Tips To Reduce Plastic Waste in the Workplace

With scientists estimating that by 2050 there will be more plastic than fish in our oceans, there’s never been a better time to take the pledge to have a Plastic Free July. The pandemic has no doubt made it harder to avoid the use of single-use plastics, with coffee shops banning reusable coffee cups in an effort to reduce the transmission of COVID-19, BUT there are still ways we can help.

Your Plastic Free pledge can be anything from 1 day to 1 full month (or forever if you’re up to it!) and with many returning to the office, getting the team together for your pledge is a great way to invite better planet saving initiatives into the workplace.

Tip 1: Focus on the Big Four: Plastic bags, water bottles, straws & coffee cups

Here in the UK, it’s estimated that we use 13 billion plastic carrier bags per year and we’d hate to admit it, but the majority of these are probably only used once (or collected under the kitchen sink). Plastic bags take around 1000 years to decompose in landfill – so reducing the use of them is a top priority! There are a few alternatives to plastic bags that you could introduce to the workplace for your team to use; paper bags, jute bags, basket bags and cotton tote bags. Treat your staff to some branded tote bags to encourage a more reusable and environmentally friendly shopping trip whilst also adding to your marketing efforts!

It’s become a bit of an illusion that all bottled water is better than tap water, they’re generally pretty similar in terms of safety and taste and present a huge problem in terms of plastic waste. Cut down on the single-use plastic water bottles by introducing reusable glass cups to your office or reusable bottles (branded of course).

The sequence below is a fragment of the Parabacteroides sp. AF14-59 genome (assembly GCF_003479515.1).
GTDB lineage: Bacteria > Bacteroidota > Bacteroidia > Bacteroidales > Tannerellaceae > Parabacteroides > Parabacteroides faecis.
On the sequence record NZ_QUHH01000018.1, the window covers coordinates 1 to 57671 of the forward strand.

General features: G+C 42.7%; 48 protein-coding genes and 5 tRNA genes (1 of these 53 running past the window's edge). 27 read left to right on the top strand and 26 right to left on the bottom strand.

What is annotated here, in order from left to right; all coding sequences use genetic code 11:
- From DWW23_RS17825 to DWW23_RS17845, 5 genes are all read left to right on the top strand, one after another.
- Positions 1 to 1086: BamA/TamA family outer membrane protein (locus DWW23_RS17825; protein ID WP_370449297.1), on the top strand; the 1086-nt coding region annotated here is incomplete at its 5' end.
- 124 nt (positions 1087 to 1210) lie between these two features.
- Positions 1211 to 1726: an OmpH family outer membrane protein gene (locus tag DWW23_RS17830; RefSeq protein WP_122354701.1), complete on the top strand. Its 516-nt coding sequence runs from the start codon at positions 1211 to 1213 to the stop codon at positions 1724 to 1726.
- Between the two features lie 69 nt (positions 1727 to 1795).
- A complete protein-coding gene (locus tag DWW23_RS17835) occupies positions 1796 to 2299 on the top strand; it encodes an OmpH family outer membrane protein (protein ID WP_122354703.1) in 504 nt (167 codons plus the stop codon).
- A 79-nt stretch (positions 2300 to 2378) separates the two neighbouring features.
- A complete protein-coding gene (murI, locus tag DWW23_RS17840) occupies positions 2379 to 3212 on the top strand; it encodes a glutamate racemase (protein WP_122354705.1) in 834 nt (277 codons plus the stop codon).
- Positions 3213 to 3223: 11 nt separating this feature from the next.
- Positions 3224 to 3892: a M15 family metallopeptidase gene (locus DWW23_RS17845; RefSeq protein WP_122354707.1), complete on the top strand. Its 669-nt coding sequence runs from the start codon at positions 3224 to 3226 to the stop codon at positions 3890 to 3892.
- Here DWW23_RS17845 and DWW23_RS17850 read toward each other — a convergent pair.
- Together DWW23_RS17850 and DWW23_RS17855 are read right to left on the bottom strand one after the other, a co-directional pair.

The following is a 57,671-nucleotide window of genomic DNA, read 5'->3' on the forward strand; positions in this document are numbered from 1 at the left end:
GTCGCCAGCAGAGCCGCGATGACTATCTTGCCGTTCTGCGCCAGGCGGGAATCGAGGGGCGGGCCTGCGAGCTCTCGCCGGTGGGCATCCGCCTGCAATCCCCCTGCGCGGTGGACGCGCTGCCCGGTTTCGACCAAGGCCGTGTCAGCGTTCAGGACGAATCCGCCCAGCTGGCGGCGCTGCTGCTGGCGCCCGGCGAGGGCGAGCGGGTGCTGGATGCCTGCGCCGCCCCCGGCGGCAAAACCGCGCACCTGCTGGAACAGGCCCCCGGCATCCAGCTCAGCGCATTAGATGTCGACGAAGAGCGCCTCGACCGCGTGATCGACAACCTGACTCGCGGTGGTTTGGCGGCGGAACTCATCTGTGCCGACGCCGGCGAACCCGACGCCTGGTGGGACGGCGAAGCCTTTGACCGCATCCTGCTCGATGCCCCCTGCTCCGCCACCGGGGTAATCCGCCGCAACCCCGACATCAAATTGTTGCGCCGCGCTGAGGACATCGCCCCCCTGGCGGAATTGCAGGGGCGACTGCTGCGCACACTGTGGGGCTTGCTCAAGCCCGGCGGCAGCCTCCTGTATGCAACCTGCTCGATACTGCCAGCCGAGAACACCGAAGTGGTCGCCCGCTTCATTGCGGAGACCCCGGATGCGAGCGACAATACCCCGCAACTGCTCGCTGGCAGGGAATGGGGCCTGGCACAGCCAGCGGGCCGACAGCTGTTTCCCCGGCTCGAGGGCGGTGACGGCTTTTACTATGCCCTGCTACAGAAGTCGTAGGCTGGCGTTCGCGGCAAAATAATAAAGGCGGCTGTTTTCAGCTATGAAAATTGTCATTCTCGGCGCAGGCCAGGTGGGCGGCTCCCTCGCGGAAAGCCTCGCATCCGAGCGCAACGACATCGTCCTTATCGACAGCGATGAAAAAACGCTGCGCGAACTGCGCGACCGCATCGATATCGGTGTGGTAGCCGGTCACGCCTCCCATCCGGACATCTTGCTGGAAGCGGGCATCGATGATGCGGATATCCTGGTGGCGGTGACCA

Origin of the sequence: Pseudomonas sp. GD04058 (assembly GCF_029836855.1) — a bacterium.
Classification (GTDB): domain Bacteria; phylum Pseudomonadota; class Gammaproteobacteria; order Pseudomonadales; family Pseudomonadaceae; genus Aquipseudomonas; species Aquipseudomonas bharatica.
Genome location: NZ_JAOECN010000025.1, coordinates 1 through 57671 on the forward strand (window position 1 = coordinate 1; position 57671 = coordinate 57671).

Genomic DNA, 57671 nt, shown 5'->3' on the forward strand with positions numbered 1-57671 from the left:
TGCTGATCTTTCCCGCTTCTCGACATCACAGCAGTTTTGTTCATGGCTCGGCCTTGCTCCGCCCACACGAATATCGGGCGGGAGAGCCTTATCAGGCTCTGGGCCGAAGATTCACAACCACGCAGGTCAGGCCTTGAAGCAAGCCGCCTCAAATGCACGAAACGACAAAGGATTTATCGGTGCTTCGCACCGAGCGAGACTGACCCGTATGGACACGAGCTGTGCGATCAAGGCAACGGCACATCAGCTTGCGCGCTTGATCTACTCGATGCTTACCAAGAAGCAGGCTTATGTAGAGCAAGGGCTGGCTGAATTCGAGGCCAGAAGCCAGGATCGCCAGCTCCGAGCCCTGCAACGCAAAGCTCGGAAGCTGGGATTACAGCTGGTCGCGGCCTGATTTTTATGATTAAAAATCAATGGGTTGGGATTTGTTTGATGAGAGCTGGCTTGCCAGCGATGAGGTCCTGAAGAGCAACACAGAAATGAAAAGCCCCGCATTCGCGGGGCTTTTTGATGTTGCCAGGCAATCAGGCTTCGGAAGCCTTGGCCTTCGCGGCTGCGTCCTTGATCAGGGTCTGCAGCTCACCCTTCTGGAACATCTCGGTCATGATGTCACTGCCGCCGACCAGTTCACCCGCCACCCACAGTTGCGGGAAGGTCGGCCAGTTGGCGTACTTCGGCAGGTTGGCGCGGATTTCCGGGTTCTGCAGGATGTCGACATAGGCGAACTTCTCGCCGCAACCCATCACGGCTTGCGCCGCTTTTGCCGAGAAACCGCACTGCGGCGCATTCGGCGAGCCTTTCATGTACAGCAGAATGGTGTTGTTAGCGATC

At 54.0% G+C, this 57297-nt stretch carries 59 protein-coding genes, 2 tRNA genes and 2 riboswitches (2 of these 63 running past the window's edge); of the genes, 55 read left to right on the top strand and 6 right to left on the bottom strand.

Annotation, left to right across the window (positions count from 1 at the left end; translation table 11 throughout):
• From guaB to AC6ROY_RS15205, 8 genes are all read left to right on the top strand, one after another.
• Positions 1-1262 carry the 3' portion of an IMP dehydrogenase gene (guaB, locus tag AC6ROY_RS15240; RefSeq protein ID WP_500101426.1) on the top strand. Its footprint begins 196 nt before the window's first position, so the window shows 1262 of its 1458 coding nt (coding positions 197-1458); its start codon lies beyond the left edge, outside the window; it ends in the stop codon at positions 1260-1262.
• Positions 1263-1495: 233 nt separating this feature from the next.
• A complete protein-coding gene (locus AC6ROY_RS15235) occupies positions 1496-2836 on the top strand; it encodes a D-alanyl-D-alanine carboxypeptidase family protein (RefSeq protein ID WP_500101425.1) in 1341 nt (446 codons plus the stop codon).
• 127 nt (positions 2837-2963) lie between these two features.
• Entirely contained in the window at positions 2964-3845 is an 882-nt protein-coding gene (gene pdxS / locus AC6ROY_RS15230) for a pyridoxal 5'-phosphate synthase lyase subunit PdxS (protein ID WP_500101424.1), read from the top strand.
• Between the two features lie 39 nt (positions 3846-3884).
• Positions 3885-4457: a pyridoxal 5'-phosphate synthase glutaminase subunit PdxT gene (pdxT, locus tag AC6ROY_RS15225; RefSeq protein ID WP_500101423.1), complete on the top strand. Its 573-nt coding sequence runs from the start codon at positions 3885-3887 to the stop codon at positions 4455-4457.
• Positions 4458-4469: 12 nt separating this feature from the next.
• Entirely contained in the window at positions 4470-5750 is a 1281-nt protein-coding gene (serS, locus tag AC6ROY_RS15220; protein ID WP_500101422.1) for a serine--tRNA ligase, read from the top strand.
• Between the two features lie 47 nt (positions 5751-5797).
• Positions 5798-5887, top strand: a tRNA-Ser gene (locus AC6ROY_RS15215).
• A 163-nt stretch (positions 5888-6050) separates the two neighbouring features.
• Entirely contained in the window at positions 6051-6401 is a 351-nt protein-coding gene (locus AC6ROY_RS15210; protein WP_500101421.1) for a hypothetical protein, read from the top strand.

Next up, plastic straws, which take up to around 200 years to decompose. Virtually every hospitality venue have eliminated the use of plastic straws after the government introduced a plastic straw ban in 2019 – don’t go against the tide and source some reusable straws for your team.

Last of the Big Four is coffee cups. As a country, with a slight addiction to tea and coffee, we get through around 2.5 billion paper coffee cups a year which are almost certainly only used once. This has been exacerbated by the pandemic, where our reusable coffee cups have been rejected by chains in an effort to reduce the spread of germs. As part of your Plastic Free July pledge, try to encourage your team to cut down on the single-use cups by having that extra afternoon coffee in the office instead.

Tip 2: Audit your office kitchen

After looking at reducing the Big Four, turn your attention to your office kitchen. Are there any other single-use items you can target? There are probably more than you realise!

Food packaging, single-use cutlery, bin bags, bowls and cups to name a few. By auditing your workspace’s kitchen, you can identify these items and work on finding replacements to keep to your Plastic Free pledge. There are many earth friendly alternatives to choose from – check out Plastic Free July’s website for a comprehensive list! Efforts to do so could also have a wider impact on your colleagues, and encourage them to take these more environmentally friendly habits home with them.

Tip 3: DIY your own plastic free alternatives

If you’re looking for a team building exercise then why not combine this with your efforts to reduce single-use plastic?

Create your very own DIY workshop on how to create wax wraps as a great alternative to using cling film, and make it a team building activity at the same time. Rumour has it they also help keep your food fresher for longer than it’s plastic counterpart, so it may help prevent any smelly office fridges too. Other options include; making your own bars of soap, deodorant and face masks, to try and help counteract the environmental impact caused by using single-use face masks during the pandemic.

Tip 4: Reach out to non-profits who are fighting to reduce plastic pollution

Invite not-for-profit organisations to share their stories to your workplace – they have a wealth of knowledge on the subject of plastic pollution and have a purpose to inspire others to reduce their use of it. Organisations such as Less Plastic, Plastic Oceans UK and Marine Conservation Society are just a few examples of activists who have led the fight against our ‘throwaway’ mindset.

Join the Plastic Free July Pledge! –

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